Syrian Victoria sponge
“What the blue blazes is a Syrian Victoria sponge?”, I hear you cry. Well, it’s essentially a traditional Victoria sponge containing Syrian rose jam, rather than the usual, boring raspberry or strawberry. Simple.
I made this almost cripplingly sweet cake using some rose jam that my friend Kate brought back for me from her recent trip to Syria. Granted, Syria isn’t exactly a top holiday destination at present due to the wave of demonstrations that are currently rocking the Arab world (also known as the Arab Spring) and the fact that it’s potentially on the brink of a civil war, but Kate was visiting her sister who currently works for the Foreign Office in Damascus. Very brave.
The recipe is totally idiot-proof and is adapted from Nigella Lawson’s dreadfully titled (but brilliant) baking tome How to be a Domestic Goddess. Sorry Nigella, I love your work, but I really hate the excruciatingly twee name of that book. You should be able to find Rose jam for sale on the web (I wouldn’t recommend a trip to Syria at the moment), or you can use any kind of jam you like. Seedless is best.
Sorry the pictures are bit rubbish – they were taken in dwindling daylight…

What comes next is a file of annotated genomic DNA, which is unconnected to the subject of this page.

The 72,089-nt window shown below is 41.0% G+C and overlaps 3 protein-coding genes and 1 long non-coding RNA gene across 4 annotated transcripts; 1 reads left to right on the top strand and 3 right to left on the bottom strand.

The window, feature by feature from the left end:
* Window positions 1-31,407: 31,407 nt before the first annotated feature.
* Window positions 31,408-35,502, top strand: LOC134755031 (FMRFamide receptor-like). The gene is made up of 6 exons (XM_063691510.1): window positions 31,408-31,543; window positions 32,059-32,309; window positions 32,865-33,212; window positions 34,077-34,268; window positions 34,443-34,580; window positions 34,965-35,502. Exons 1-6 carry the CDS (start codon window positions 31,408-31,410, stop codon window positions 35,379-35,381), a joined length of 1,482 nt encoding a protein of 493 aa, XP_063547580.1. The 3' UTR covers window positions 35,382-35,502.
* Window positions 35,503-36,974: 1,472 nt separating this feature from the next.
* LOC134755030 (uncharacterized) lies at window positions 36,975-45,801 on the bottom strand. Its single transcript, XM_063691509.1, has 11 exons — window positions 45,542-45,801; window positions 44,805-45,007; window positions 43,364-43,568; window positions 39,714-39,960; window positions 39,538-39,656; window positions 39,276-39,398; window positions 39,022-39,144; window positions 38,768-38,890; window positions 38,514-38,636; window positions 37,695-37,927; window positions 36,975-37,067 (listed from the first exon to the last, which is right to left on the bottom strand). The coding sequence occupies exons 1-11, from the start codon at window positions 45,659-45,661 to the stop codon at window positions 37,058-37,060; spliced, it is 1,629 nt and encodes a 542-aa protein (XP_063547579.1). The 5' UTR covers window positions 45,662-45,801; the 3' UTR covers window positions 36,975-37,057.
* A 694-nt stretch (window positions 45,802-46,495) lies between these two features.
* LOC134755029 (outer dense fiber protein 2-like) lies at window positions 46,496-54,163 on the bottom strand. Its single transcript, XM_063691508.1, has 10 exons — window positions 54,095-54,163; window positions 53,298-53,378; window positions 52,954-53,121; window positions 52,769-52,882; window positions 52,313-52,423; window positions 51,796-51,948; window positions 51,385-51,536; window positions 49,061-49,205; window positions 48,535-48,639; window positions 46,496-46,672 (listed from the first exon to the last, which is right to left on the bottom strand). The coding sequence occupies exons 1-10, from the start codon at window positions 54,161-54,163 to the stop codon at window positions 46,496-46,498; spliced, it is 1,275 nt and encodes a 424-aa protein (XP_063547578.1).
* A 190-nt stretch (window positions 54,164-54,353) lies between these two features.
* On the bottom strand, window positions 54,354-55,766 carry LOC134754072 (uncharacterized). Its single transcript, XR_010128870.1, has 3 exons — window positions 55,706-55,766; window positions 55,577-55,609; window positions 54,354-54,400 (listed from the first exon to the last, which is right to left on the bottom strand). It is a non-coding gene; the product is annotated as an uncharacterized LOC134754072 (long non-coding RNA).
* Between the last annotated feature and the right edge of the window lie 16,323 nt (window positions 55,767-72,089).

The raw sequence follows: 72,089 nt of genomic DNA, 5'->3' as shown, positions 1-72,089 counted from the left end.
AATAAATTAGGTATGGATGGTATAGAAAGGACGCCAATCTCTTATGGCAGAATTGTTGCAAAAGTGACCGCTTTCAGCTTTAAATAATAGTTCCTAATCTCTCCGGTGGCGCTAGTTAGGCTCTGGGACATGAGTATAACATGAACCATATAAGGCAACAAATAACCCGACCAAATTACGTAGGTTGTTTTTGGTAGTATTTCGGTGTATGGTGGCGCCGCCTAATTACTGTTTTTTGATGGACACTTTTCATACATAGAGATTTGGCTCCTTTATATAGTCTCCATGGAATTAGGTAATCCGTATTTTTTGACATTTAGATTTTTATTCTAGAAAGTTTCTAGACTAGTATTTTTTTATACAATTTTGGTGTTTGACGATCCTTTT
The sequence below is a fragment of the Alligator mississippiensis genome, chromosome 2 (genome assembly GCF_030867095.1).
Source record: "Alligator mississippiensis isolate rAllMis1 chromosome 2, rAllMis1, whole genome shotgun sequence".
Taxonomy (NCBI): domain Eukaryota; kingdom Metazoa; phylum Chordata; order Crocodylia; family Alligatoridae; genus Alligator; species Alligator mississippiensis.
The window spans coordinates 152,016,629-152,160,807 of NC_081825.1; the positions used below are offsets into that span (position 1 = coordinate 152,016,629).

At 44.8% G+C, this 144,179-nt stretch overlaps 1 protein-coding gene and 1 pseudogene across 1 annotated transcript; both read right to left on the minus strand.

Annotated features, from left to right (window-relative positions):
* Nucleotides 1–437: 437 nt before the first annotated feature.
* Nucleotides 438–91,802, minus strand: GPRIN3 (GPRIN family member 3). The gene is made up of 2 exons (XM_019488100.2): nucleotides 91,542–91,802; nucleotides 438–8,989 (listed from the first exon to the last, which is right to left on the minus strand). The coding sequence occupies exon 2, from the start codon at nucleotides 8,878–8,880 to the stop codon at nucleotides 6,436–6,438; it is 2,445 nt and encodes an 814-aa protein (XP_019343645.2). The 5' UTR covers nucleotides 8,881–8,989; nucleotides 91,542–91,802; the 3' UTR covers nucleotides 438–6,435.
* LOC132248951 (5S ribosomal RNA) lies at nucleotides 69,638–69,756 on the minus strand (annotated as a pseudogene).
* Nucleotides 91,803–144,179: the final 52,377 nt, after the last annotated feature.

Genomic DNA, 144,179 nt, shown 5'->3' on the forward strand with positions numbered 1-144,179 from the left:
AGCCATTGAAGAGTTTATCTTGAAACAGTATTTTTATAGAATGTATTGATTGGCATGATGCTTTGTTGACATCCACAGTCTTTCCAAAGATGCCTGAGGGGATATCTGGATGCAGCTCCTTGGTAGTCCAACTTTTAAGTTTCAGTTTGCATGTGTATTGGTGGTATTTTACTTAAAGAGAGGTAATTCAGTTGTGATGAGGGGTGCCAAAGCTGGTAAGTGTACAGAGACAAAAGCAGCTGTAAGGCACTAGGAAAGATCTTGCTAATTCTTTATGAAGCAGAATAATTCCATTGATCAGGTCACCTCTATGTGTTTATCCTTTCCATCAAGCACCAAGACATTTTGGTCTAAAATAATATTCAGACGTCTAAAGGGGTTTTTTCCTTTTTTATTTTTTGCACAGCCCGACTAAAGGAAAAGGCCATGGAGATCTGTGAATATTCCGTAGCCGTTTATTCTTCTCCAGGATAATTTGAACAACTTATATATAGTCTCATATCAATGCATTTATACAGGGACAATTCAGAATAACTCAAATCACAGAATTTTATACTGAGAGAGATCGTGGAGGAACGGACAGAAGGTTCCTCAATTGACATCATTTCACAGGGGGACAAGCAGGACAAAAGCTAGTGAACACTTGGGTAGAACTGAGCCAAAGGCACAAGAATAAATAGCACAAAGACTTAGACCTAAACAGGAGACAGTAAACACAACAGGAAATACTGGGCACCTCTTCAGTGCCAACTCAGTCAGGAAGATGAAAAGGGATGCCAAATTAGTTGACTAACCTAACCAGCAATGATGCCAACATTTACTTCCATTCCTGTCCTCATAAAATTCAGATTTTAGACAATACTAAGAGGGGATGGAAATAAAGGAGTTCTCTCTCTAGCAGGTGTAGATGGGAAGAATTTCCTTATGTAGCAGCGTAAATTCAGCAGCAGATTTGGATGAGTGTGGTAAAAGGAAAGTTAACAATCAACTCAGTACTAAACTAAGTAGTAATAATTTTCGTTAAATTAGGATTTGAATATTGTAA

What you’ll need:
225g unsalted butter (softened)
225g caster sugar
1 tsp vanilla extract
4 large eggs
200g self-raising flour
3 tbsp milk
For the filling:
4 tbsp rose jam
150ml double cream
For the topping:
Some caster sugar
What to do:
Preheat the oven to 180°C/160°C (fan oven)/350°F/gas mark 4. Line the bottom of two sandwich tins (approx 22cm diameter) with baking parchment and grease the sides with butter or cake release.
Cream together the butter and sugar in a large bowl, using a fork, then add the vanilla extract. Next, add the eggs, one at a time, stirring the mixture and adding a small amount of the flour and cornflour in between each one. Once it’s all combined, add a small amount of milk at a time to thin out the mixture a bit. I found 3 tbsp was about right.
Divide the mixture between the two tins and even out using a spatula. Bake for 25 minutes or until the top of the cake start to brown slightly and the cake starts to come away from the tin at the edges. Leave to cool in the tins for at least 10 minutes before transferring to a cooling rack.
Once completely cool, place one layer on a plate/cake stand or whatever you’re going to serve it on and spread with a layer of jam. Next whip the cream in a bowl using a balloon whisk until it’s thickened but still soft and shiny. Don’t over-beat it or it’ll start to curdle. Spread over the jam, then pop the other cake layer on top and sprinkle with a tablespoon or so of caster sugar. And voila – Syrian Victoria sponge.